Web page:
• The minimum legal raise is equal to the previous raise amount. • If the previous all-in raise amount was less than the minimum raise, then the minimum raise is equal to the previous minimum raise. • If a player goes all-in for less than the minimum legal raise after the open raiser, and is called by at least another player, the open raiser will only be ...


2

You've played the hand fairly weak up to this point: betting $30 into a $200 pot and checking the Ace on the turn. He can't give you much credit for an Ace at the moment - maybe he thinks you have a flush draw or a PP? He is likely to continue bluffing if you just call. Generally how you proceed depends on your table image - if you aren't likely to be ...


2

I think Jon's and Pops' answers are both good, particularly Jon's sentiment that you're too short to play around here. I mostly just wanted to comment on your comment near the end of your question: should have called for a cheap card I think this is wrong. You were short at the start of the hand, and you're really short-stacked on this flop, with the ...


2

You think he's on a flush draw but he probably has a high Ax or a high pair. Even if you're 100% sure that he holds 2 hearts eg. 9♥8♥, the correct play is to bet/raise 50% (or more) of the pot on the Turn to give him at least 25% pot odds while he has about 20% card odds with 1 card to come to hit his hypothetical flush. You can try to bet ...


1

"Table stakes" rules are essentially as old as poker itself. My copy of Foster's Practical Poker (1905) says that some games would allow borrowing or going to pocket, but even then going all in was more common. There was an extra important rule: if you borrowed or went to pocket in order to raise, you were no longer allowed to go all in if reraised, but had ...


1

Basically if you believe that you have the player beat and that he will call I would shove, otherwise I would just let him donk off some more money. Since you have 84% chance of winning, the ideal is to get as much from him as possible. If you believe he has an ace or draw at this point, you just need to estimate the likelihood that he is going to call. ...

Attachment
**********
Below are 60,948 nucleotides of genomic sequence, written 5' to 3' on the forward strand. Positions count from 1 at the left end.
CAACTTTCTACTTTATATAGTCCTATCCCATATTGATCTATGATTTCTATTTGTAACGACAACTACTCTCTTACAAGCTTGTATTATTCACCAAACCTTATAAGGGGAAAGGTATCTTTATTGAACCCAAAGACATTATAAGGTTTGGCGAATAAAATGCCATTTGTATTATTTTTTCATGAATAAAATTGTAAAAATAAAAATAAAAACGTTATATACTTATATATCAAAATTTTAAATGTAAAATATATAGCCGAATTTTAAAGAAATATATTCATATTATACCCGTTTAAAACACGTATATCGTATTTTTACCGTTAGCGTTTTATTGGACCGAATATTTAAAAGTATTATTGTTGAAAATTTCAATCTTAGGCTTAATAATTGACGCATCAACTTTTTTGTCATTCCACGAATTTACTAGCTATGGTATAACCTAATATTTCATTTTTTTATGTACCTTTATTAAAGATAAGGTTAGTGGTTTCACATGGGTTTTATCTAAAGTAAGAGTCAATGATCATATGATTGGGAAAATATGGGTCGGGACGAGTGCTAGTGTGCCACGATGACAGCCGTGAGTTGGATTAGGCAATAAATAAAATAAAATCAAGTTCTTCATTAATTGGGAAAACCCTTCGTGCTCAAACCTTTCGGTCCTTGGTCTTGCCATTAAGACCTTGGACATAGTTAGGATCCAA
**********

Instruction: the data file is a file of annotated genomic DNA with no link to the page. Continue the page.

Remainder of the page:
1

I like Pops answer a lot, especially when he points out that you should of shoved pre-flop with this hand. As the hand went you were eliminated and likely would of been no matter how you played it, since I think your villain would of likely been there with his pocket pair, but maybe not. Tournaments are all about survival, and A-9 suited when your down to ...


1

I don't see anything wrong with the way you played this hand, I think you did just fine. Your thinking is along the right lines - that flop is going to hit your opponents range a good part of the time. Fortunately for you, you have two pair, which is great! You check-raised on the flop and you got your opponent to call - that's a great move! Remember, the ...


1

I don't think there are set numbers on how often you should run the board. If anything, most people base it the pot equity of the respective hands. A flip is going to get less runs than other hands that are more dominated. In some cases, running it 3 times (as you suggest) may be too many or too few. It just depends on the hands at the given time.


1

If in doubt, call with KK. But there is one situation where there is "no doubt" and you should fold. I disagree with others about the TAG (tight aggressive player). This person may have AA, but may also have AK or QQ. Against this "range," you are a favorite but will sometimes lose to AA. Weaker players will have wider ranges leading to greater winning ...



Only top voted, non community-wiki answers of a minimum length are eligible